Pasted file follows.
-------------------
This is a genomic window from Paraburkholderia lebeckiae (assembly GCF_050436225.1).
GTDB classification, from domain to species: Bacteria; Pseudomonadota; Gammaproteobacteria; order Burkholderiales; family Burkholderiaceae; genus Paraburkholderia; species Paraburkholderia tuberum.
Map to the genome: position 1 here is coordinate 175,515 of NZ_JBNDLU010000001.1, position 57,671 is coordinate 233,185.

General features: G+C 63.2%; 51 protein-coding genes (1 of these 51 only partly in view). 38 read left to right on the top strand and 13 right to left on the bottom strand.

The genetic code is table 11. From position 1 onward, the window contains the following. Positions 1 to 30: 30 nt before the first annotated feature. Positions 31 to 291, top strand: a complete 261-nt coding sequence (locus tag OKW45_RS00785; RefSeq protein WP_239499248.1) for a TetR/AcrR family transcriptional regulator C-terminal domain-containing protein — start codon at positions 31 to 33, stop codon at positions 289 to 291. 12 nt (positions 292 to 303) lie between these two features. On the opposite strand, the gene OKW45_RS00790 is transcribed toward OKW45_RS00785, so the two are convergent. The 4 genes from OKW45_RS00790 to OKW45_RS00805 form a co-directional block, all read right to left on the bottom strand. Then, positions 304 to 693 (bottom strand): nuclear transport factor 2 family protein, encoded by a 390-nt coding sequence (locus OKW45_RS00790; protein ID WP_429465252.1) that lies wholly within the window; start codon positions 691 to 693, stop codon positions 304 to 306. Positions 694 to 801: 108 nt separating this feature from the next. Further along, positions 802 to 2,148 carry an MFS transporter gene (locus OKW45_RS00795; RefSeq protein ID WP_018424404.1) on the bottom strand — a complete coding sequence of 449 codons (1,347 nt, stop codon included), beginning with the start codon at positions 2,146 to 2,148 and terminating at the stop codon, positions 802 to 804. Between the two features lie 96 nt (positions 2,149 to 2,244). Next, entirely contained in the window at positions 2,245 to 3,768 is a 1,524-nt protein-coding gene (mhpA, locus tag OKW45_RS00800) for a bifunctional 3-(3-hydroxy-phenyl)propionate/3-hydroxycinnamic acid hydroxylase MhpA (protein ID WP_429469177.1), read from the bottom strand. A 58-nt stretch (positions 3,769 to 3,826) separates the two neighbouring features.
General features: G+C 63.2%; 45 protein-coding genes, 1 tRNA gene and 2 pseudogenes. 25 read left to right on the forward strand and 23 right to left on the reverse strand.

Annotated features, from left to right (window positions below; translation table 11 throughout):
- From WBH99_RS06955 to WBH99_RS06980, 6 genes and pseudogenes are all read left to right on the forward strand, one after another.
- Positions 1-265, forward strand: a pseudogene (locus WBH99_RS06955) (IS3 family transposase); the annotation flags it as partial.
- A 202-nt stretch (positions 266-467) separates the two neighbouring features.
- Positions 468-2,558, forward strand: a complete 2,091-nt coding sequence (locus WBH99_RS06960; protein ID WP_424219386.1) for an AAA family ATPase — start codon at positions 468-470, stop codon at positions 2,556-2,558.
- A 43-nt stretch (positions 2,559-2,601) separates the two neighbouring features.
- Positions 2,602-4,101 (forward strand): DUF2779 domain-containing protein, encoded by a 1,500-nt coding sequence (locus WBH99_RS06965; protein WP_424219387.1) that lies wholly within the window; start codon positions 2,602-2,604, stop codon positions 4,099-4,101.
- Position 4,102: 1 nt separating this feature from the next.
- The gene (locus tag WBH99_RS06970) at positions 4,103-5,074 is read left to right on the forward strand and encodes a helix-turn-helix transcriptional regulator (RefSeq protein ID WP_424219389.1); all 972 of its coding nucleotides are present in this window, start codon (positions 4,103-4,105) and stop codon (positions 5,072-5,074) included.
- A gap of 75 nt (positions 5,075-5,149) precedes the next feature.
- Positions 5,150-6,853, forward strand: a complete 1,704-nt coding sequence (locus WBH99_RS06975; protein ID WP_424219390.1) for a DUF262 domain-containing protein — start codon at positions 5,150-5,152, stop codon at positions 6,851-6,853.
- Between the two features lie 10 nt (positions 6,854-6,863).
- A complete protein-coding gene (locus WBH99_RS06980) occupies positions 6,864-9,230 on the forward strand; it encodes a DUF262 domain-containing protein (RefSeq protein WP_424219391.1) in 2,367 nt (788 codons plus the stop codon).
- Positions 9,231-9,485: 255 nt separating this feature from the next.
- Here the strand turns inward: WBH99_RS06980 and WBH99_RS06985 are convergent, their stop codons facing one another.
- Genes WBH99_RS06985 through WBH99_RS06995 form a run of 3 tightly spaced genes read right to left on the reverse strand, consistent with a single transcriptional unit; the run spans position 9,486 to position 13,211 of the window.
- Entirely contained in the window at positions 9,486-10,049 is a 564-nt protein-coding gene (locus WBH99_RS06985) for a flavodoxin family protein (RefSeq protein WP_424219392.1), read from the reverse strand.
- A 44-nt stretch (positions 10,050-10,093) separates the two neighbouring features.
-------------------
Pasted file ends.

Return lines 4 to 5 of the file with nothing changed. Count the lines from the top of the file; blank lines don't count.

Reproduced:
General features: G+C 63.2%; 51 protein-coding genes (1 of these 51 only partly in view). 38 read left to right on the top strand and 13 right to left on the bottom strand.

The genetic code is table 11. From position 1 onward, the window contains the following. Positions 1 to 30: 30 nt before the first annotated feature. Positions 31 to 291, top strand: a complete 261-nt coding sequence (locus tag OKW45_RS00785; RefSeq protein WP_239499248.1) for a TetR/AcrR family transcriptional regulator C-terminal domain-containing protein — start codon at positions 31 to 33, stop codon at positions 289 to 291. 12 nt (positions 292 to 303) lie between these two features. On the opposite strand, the gene OKW45_RS00790 is transcribed toward OKW45_RS00785, so the two are convergent. The 4 genes from OKW45_RS00790 to OKW45_RS00805 form a co-directional block, all read right to left on the bottom strand. Then, positions 304 to 693 (bottom strand): nuclear transport factor 2 family protein, encoded by a 390-nt coding sequence (locus OKW45_RS00790; protein ID WP_429465252.1) that lies wholly within the window; start codon positions 691 to 693, stop codon positions 304 to 306. Positions 694 to 801: 108 nt separating this feature from the next. Further along, positions 802 to 2,148 carry an MFS transporter gene (locus OKW45_RS00795; RefSeq protein ID WP_018424404.1) on the bottom strand — a complete coding sequence of 449 codons (1,347 nt, stop codon included), beginning with the start codon at positions 2,146 to 2,148 and terminating at the stop codon, positions 802 to 804. Between the two features lie 96 nt (positions 2,149 to 2,244). Next, entirely contained in the window at positions 2,245 to 3,768 is a 1,524-nt protein-coding gene (mhpA, locus tag OKW45_RS00800) for a bifunctional 3-(3-hydroxy-phenyl)propionate/3-hydroxycinnamic acid hydroxylase MhpA (protein ID WP_429469177.1), read from the bottom strand. A 58-nt stretch (positions 3,769 to 3,826) separates the two neighbouring features.